The earners levy is payable on salary and wages plus any other income that is subject to PAYE, for example overtime, bonuses or holiday pay. The levy is 1.4% for the year from 1 April 2008 to 31 March 2009. It is payable on income up to a maximum amount. The amount for the tax year 1 April, 2006 to 31 March, 2007 was of $96,619).

Business taxes

Business income tax

Businesses in New Zealand pay income tax on their net profit earned in any specific tax year. For most businesses the tax year runs from 1 April to 31 March but businesses can apply to the IRD for this to be changed.

Payments are made in three installments through the year. These are known as provisional tax payments. At the end of the year the business files a tax return (due on the following 7 July for businesses with a tax year ending 31 March) and any under or overpayment is then calculated.

Companies pay income tax at 30% on profits. Tax rates for individuals operating as a business (that is, individuals who are self-employed) are the same as for employees. (See individual tax rates, above.)

Goods and Services Tax

Goods and services tax (GST) is an indirect tax introduced in New Zealand in 1986. This represented a major change in New Zealand taxation policy as until this point almost all revenue had been raised via direct taxes. GST now makes up 19% of the New Zealand Government's core revenue.

Most products or services sold in New Zealand incur GST at a rate of 12.5%. The main exceptions are financial services (eg banking and life insurance) and the export of goods and services overseas.

All businesses are required to register for GST once their turnover exceeds (or is likely to exceed) $40,000 per annum. Once registered, businesses charge GST on all goods and services they supply and can reclaim any GST they have been charged on goods and services they have purchased.

Fringe Benefit Tax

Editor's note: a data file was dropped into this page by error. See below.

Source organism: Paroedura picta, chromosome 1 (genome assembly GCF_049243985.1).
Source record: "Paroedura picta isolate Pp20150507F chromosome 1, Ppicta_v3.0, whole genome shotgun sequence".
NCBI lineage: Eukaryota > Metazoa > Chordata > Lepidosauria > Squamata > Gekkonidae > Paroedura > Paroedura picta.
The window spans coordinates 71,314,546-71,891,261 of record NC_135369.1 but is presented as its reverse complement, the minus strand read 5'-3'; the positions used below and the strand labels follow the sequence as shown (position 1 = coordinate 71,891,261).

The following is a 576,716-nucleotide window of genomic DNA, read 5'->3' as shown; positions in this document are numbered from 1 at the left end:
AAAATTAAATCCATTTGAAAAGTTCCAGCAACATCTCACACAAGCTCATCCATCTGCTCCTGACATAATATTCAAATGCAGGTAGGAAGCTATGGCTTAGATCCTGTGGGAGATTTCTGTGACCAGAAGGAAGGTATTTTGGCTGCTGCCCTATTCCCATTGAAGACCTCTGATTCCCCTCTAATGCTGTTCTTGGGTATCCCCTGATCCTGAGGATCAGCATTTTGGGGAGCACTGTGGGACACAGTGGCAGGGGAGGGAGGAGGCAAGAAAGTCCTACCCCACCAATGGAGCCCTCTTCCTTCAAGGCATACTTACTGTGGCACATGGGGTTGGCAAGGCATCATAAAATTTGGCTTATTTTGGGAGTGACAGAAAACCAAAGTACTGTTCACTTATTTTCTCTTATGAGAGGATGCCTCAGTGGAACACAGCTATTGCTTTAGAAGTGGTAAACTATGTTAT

Employers are liable to pay Fringe benefit tax (FBT) on benefits given to employees in addition to their salary or wages (eg motor vehicles or low interest loans)

There are several methods available for calculating FBT liability, including an option of paying a flat rate of 64% on all benefits provided.

Excise Duties

In New Zealand excise or a duty duties are charged on a number of products, including alcohol products, tobacco products, and some fuels.

The rates for alcohol products are as follows:

Excise Duty on Alcohol Products in New Zealand
Product Alcohol content Rate
Beer More than 1.15%, but not more than 2.5% 37.142 per litre
More than 2.5% $24.765 per litre of alcohol
Wine (not fortified) Not more than 14% $2.4765 per litre
More than 14% $45.102 per litre of alcohol
Fortified Wine, Spirits and spirituous breverages $2.4765 per litre of alcohol
Other fermented beverages (such as cider, perry, mead), Liquers and cordials, and Ice Cream More than 1.15% but not more than 2.5% 37.142c per litre
More than 2.5%, but not more than 6% $24.765 per litre of alcohol
More than 6%, but not more than 9% $1.9811 per litre
More than 9%, but not more than 14% $2.4765 per litre
More than 14% $45.105 per litre of alcohol

There are also excise duties on tobacco products, with a rate of $294.62 per thousand cigarettes, and $368.72 per kilo of tobacco, on other tobacco products.

The excise duties on fuel are 42.524c per litre (plus 8c per gram of lead) on motor fuel, 30.2c per litre on Menthol and 10.4c per litre on Liquified petroleum gas. Compressed natural gas has an excise of $3.17 per gigajoule.

See also


External links